Cow grazing cornstalks

Fall rainfall, and even snow, is good for wheat and next year’s crops, but it does have its drawbacks. One challenge is rain’s impact on corn stalk feed quality, said Bruce Anderson, forage specialist with the University of Nebraska Extension, in a news release.

Rain in the fall usually is welcomed despite the delays it causes with crop harvest. Pastures and alfalfa benefit from extra growth and winterizing capabilities. Wheat and other small grains get well established, as do any new fields of alfalfa or pasture. The reserve moisture stored in the soil will get good use during next year’s growing season.

But rain also reduces the feed value of corn stalks in fields that were already combined, and even on standing stalks, Anderson said. This fall, many fields had some pretty heavy rain and snow on those stalks.

Rain reduces corn stalk quality several ways — most notably how fast stalks get soiled or trampled into the ground when fields are muddy.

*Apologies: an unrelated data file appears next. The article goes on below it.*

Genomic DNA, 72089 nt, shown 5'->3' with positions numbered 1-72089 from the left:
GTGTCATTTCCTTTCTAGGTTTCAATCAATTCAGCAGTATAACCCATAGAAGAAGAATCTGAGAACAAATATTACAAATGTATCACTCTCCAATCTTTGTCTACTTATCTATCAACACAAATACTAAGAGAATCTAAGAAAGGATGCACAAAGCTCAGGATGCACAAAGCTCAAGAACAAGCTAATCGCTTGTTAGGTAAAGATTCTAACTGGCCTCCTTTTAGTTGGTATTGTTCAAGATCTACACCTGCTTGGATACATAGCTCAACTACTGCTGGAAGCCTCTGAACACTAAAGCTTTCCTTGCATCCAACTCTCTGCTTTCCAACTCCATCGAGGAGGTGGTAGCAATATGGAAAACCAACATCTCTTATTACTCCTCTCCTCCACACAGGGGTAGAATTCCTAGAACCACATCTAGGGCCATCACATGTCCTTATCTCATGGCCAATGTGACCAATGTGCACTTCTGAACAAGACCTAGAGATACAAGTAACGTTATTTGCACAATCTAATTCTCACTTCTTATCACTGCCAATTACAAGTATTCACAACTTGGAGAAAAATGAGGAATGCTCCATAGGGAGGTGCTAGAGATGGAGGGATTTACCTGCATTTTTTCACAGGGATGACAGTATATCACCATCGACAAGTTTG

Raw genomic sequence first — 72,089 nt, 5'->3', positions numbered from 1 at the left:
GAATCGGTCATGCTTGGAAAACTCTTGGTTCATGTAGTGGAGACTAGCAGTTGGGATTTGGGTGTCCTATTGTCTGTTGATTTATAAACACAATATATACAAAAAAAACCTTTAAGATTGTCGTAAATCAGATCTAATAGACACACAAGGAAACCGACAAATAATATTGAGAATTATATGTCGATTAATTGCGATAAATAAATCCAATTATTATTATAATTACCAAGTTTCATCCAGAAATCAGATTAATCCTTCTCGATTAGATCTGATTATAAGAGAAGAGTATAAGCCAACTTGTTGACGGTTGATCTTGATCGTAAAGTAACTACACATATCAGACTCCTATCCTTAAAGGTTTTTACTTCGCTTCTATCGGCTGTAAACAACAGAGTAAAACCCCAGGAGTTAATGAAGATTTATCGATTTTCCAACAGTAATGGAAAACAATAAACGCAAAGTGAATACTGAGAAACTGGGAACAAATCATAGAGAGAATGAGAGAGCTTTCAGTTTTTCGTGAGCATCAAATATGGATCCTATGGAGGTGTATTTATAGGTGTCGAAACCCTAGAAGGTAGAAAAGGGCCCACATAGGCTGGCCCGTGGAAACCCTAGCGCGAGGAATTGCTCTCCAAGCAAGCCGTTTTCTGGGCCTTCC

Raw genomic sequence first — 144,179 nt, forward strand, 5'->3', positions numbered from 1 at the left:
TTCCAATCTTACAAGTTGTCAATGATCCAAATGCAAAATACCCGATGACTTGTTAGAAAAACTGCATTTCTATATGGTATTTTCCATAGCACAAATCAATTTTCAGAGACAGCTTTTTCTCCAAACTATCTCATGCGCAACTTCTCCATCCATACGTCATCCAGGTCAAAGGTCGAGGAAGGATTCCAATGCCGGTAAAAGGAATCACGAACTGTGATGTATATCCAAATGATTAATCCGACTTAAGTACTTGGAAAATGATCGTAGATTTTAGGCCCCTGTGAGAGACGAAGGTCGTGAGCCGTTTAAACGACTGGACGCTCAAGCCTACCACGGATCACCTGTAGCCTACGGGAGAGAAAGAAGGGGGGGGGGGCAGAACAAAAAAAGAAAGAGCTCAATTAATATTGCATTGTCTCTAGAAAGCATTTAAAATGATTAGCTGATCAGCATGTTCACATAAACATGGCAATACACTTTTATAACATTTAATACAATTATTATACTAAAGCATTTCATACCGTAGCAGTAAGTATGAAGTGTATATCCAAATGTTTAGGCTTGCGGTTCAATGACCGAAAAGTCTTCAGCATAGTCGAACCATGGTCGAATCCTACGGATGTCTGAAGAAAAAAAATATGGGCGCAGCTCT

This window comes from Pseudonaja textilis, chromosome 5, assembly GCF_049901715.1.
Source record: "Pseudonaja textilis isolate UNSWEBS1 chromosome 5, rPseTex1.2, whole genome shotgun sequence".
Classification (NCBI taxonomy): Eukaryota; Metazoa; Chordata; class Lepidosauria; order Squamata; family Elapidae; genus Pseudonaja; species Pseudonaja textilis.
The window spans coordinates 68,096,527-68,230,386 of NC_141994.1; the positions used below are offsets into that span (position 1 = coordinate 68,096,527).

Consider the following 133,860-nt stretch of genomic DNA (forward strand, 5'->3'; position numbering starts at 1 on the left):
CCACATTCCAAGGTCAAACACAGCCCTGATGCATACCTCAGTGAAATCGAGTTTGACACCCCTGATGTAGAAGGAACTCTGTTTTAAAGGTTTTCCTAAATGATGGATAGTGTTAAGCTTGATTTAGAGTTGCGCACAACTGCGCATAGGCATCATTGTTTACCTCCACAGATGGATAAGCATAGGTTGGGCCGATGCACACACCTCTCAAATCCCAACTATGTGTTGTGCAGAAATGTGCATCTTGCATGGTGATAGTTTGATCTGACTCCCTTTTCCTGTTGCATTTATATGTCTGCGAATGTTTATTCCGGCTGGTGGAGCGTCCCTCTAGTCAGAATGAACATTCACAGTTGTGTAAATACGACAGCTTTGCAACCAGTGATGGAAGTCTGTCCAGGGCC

However, nutritional changes are less obvious. Heavy rain soaks into dry corn stalk residue and leaches out some of the soluble nutrients. Most serious is the loss of sugars and other energy-dense nutrients, which lowers the total digestible nutrients (TDN) or energy value of the stalks. These same nutrients also disappear if stalks begin to mold or rot in the field or especially in the bale. Then palatability and intake also decline.

Because little can be done to prevent such nutrient losses, producers should consider supplementing a little earlier than usual, Anderson said. Since weathering by rain reduces TDN more than it reduces protein, consider the energy value of supplements as well as its protein content.

Weathered corn stalks still are economical feeds. Just supplement them accordingly.